Glycolytic inhibition by 2-deoxy-D-glucose abolishes both neuronal and network bursts in an in vitro seizure model

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Abstract

Neuronal activity is energy demanding and coupled to cellular metabolism. In this study, we investigated the effects of glycolytic inhibition with 2-deoxy-D-glucose (2-DG) on basal membrane properties, spontaneous neuronal firing, and epileptiform network bursts in hippocampal slices. The effect of glycolytic inhibition on basal membrane properties was examined in hippocampal CA1 neurons, which are not ordinarily active spontaneously. Intracellular application of 2-DG did not significantly alter the membrane input resistance, action-potential threshold, firing pattern, or input-output relationship of these neurons compared with simultaneously recorded neighboring neurons without intracellular 2-DG. The effect of glycolytic inhibition on neuronal firing was tested in spontaneously active hippocampal neurons (CA3) when synaptic transmission was left intact or blocked with AMPA, NMDA, and GABAA receptor antagonists (DNQX, APV, and bicuculline, respectively). Under both conditions (synaptic activity intact or blocked), bath application of 2-DG (2 mM) blocked spontaneous firing in ~2/3 (67 and 71%, respectively) of CA3 pyramidal neurons. In contrast, neuronal firing of CA3 neurons persisted when 2-DG was applied intracellularly, suggesting that glycolytic inhibition of individual neurons is not sufficient to stop neuronal firing. The effects of 2-DG on epileptiform network bursts in area CA3 were tested in Mg2+-free medium containing 50 μM 4-aminopyridine. Bath application of 2-DG abolished these epileptiform bursts in a dose-dependent and all-or-none manner. Taken together, these data suggest that altered glucose metabolism profoundly affects cellular and network hyperexcitability and that glycolytic inhibition by 2-DG can effectively abrogate epileptiform activity. NEW & NOTEWORTHY Neuronal activity is highly energy demanding and coupled to cellular metabolism. In this study, we demonstrate that glycolytic inhibition with 2-deoxy-D-glucose (2-DG) effectively suppresses spontaneous neuronal firing and epileptiform bursts in hippocampal slices. These data suggest that an altered metabolic state can profoundly affect cellular and network excitability, and that the glycolytic inhibitor 2-DG may hold promise as a novel treatment of drug-resistant epilepsy.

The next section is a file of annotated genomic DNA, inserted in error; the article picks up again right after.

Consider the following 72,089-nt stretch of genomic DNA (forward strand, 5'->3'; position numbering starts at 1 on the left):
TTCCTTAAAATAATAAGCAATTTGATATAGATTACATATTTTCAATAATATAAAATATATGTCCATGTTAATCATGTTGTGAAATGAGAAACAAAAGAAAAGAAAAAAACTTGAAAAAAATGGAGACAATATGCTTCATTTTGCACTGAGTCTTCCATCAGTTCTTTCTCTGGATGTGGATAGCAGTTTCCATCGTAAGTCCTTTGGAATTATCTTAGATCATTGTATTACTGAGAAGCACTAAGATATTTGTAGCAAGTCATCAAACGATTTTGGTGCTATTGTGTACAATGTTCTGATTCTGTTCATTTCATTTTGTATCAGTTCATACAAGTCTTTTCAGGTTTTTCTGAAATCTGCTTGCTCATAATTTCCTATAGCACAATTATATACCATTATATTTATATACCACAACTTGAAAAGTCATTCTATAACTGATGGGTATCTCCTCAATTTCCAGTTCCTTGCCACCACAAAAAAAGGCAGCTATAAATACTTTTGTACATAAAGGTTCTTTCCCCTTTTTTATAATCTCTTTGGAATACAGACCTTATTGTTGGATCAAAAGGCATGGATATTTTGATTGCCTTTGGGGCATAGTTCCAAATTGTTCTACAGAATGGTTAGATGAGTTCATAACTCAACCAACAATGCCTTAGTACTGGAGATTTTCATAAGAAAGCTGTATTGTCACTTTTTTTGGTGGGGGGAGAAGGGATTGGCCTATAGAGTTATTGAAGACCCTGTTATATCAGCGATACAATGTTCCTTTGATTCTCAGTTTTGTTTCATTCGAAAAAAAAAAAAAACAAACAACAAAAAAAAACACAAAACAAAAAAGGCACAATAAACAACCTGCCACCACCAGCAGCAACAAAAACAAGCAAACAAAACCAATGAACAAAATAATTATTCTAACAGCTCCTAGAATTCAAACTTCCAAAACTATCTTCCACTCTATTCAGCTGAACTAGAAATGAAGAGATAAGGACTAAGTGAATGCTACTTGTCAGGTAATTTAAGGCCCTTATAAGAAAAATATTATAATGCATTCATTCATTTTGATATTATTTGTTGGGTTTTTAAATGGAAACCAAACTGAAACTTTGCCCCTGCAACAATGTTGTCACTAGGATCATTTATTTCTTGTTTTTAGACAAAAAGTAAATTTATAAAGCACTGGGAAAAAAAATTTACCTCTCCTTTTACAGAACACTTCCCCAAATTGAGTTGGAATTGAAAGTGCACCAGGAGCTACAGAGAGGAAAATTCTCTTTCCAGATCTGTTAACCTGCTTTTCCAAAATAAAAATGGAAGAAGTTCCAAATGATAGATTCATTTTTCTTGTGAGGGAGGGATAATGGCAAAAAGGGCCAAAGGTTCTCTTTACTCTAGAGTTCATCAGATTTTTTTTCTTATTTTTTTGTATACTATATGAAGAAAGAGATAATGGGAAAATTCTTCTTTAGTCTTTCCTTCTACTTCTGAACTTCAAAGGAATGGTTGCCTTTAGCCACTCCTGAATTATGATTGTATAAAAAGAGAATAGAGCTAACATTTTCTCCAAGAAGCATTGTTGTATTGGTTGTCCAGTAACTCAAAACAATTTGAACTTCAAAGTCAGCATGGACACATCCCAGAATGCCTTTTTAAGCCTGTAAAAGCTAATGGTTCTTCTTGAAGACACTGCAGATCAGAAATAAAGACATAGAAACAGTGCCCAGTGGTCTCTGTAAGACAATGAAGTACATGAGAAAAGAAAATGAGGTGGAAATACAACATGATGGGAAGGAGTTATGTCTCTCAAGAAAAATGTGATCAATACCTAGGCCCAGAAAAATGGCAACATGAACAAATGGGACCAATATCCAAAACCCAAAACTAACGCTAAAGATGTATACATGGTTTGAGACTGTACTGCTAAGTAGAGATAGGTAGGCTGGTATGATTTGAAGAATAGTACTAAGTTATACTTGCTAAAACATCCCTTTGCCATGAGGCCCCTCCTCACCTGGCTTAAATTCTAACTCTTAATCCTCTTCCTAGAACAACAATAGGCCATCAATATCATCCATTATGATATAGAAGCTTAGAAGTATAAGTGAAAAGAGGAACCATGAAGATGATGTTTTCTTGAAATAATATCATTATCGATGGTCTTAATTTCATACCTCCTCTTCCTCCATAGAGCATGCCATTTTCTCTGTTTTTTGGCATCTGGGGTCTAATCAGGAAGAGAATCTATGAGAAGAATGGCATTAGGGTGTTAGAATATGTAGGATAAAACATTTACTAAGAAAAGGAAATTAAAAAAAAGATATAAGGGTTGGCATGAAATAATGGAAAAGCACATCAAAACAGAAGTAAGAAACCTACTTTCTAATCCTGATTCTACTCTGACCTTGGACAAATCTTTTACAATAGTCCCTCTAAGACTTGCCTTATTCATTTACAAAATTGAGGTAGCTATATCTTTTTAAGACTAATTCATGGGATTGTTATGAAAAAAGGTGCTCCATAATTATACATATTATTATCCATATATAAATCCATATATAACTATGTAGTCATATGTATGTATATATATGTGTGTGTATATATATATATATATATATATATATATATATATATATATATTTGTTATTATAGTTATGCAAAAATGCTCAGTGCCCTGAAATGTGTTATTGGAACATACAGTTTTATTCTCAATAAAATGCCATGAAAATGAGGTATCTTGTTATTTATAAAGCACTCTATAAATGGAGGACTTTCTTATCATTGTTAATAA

Original languageEnglish (US)
Pages (from-to)103-113
Number of pages11
JournalJournal of Neurophysiology
Volume118
Issue number1
DOIs
StatePublished - 2017

Fingerprint

Deoxyglucose
Seizures
Neurons
Baths
Membranes
In Vitro Techniques
GABA-A Receptor Antagonists
4-Aminopyridine
AMPA Receptors
Bicuculline
Pyramidal Cells
N-Methyl-D-Aspartate Receptors
Synaptic Transmission
Action Potentials
Glucose

Keywords

  • Cellular excitability
  • Epilepsy
  • Glucose metabolism
  • Hippocampus
  • Patch clamp

ASJC Scopus subject areas

  • Neuroscience(all)
  • Physiology

Cite this

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title = "Glycolytic inhibition by 2-deoxy-D-glucose abolishes both neuronal and network bursts in an in vitro seizure model",